"We do not understand why US citizens urge this drug upon us when the health authorities in their own country do not allow its use for mother-to-child transmission [of HIV]. One of the reasons for this is that these health authorities say that there is insufficient data about issues of the safety of the drug.

"We find it alarming that President Carter is willing to treat our people as guinea pigs, in the interest of the pharmaceutical companies, which he would not do in his own country.

"The comments he and others made after meeting with President Mbeki indicate the true purpose of his visit to our country, which was arranged without the knowledge of the government.

"Once more, we would like to assure President Carter that our government is firmly committed to meet the health challenges facing our people, including AIDS, STD's, TB, cholera, malaria and others.

"For this, we do not need the interference and contemptuous attitude of President Carter or anybody else. As South Africans, we have the possibility to find solutions to our problems, as the people of the US have.

"We are not arrogant to presume that we know what the US should do to respond to its many domestic challenges. Nobody from elsewhere in the world should presume they have a superior right to tell us what to do with our own challenges."

If AIDS Inc. can pry open the drugs-into-bodies floodgates in South Africa, then billions of dollars will pour through Africa, India, and China on their way to the bank accounts of American and other drug companies. The giant corporations will get richer beyond measure whether or not giving nevirapine to women and children (or anybody else for that matter) is a good idea as Costa Gazi, Zackie Achmat, Jimmy Carter, Bill Gates, and Nelson Mandela claim, or insane and criminal as the black box warning label of nevirapine makes clear.

Boehringer Ingelheim Pharmaceuticals, Inc. 2001,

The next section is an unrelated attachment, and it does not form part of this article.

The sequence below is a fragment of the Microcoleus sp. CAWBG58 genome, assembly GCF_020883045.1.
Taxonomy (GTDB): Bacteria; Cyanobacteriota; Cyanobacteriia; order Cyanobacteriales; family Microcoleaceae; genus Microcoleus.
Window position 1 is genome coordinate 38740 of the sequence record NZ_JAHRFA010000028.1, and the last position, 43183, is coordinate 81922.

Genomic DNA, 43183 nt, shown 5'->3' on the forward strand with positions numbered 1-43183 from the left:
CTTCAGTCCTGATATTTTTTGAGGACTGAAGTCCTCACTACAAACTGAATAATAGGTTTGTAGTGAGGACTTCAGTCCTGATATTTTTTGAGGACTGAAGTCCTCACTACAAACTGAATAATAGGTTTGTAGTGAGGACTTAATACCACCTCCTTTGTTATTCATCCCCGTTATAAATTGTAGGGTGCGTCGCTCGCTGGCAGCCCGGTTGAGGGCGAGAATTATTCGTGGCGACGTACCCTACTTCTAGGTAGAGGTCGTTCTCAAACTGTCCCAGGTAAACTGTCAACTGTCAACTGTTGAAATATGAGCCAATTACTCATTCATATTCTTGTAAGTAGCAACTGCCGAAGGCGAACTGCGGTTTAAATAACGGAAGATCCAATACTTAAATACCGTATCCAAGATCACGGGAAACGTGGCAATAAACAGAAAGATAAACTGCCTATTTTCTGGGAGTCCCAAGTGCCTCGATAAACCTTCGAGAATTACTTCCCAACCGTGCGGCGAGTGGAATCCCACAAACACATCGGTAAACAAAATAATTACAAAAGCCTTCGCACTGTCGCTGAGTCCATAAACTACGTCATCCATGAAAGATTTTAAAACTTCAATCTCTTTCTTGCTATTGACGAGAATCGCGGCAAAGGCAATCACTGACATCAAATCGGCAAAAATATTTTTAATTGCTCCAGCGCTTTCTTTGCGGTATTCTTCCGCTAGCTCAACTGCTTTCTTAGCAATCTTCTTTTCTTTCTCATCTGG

Viramune (nevirapine)


"Severe, life-threatening, and in some cases fatal hepatotoxicity, including fulminant and cholestatic hepatitis, hepatic necrosis and hepatic failure, has been reported in patients treated with VIRAMUNE . In some cases, patients presented with non- specific prodromal signs or symptoms of hepatitis and progressed to hepatic failure. Some events occurred after short-term exposure to VIRAMUNE. Patients with signs or symptoms of hepatitis must seek medical evaluation immediately and should be advised to discontinue VIRAMUNE. (See WARNINGS)

"Severe, life-threatening skin reactions, including fatal cases, have occurred in patients treated with VIRAMUNE. These have included cases of Stevens-Johnson syndrome, toxic epidermal necrolysis, and hypersensitivity reactions characterized by rash, constitutional findings, and organ dysfunction. Patients developing signs or symptoms of severe skin reactions or hypersensitivity reactions must discontinue VIRAMUNE as soon as possible. (See WARNINGS)

"The first 12 weeks of therapy with VIRAMUNE are a critical period during which it is essential that patients be monitored intensively to detect potentially life-threatening hepatotoxicity or skin reactions. VIRAMUNE should not be restarted following severe hepatic, skin or hypersensitivity reactions. In addition, the 14-day lead-in period with VIRAMUNE 200 mg daily dosing must be strictly followed. (See WARNINGS)"

David Rasnick

Competing interests:   Member of Mbeki's AIDS Advisory Panel